Washington > Scott Applauds CFTC Reauthorization

| June 11, 2015

Scott Austin

WASHINGTON – Today, Congressman Austin Scott (GA-08), Chairman of the Agriculture Subcommittee on Commodity Exchanges, Energy, and Credit, offered the following statement on the House passage of H.R. 2289, the Commodity End-User Relief Act, which authorizes the Commodity Futures Trading Commission (CFTC).

“I applaud the House for supporting this legislation which authorizes the Commodity Futures Trading Commission (CFTC) and represents the kind of thoughtful and bipartisan approach to policy-making that is often lacking in Washington,” said Subcommittee Chairman Austin Scott. “Ultimately, this bill is about protecting the American producer and the American consumer.

“Americans across the country, and many in my home state of Georgia, depend on well-functioning derivatives markets to manage their businesses and mitigate risk. From small family farms to large manufacturers, a wide range of end-users have been subject to unintended consequences and unnecessary regulations, which ultimately hurt consumers. My objective throughout the reauthorization process was to promote policies that ensure that our regulatory framework protects the integrity of our markets while not limiting the ability of end users to access these tools to conduct their business.”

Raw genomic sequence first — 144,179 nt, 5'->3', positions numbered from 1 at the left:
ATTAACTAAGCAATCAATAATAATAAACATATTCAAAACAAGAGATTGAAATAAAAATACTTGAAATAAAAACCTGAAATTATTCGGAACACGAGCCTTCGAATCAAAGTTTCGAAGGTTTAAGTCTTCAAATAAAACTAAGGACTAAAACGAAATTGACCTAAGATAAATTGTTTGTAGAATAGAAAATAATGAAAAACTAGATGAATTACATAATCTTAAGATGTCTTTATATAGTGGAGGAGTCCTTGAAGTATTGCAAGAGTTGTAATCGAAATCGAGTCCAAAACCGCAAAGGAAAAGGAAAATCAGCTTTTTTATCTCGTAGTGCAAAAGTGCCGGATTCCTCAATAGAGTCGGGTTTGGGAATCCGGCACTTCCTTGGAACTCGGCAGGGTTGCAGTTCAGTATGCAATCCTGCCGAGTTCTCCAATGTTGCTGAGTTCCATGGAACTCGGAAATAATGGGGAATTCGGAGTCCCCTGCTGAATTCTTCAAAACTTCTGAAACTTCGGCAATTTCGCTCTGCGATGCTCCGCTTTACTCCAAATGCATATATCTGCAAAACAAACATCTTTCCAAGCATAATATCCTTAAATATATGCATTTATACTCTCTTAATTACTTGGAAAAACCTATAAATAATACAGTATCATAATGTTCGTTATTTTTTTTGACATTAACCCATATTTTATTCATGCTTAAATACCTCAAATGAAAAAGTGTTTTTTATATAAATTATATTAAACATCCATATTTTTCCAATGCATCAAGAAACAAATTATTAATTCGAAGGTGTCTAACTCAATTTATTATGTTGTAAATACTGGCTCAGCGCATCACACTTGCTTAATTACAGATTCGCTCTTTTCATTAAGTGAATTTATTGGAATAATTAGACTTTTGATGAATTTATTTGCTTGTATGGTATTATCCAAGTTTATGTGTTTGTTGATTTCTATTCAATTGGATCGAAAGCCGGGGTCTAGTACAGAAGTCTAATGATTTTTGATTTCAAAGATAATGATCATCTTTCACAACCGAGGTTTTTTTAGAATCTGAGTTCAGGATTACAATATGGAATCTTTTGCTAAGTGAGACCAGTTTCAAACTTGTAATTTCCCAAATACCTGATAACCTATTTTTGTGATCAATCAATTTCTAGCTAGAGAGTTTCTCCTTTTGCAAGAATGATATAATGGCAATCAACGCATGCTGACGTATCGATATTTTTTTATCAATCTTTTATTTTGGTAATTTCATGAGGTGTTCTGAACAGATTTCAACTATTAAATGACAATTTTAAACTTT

Authorization for the CFTC lapsed at the end of September 2013. During the 113th Congress, the House of Representatives passed H.R. 4413, the Customer Protection and End-User Relief Act, which would have reauthorized and made improvements to the operations of the CFTC. The Senate did not take up the bill.

The House Agriculture Committee, through Congressman Austin Scott’s Subcommittee on Commodity Exchanges, Energy, and Credit, began a series of four hearings relating to the oversight and reauthorization of the CFTC in February, hearing from a full range of stakeholders, starting with CFTC Chairman Massad, then onto end-users and financial intermediaries, and finally from the commissioners.

End-users, which are farmers, ranchers, manufacturers, and utilities, use derivatives markets to protect themselves from uncertainties in the economy. They face uncontrollable risks like changing interest rates, commodity prices, and foreign exchange rates. Futures, options, and swaps – derivatives contracts- allow uncontrollable risks to be managed so end-users can focus on agricultural production, manufacturing, or supplying energy. This bill includes needed reforms to clarify Congressional intent, minimize regulatory burdens, and preserve the ability of necessary risk management markets to serve those who need them.

Office of Congressman Austin Scott

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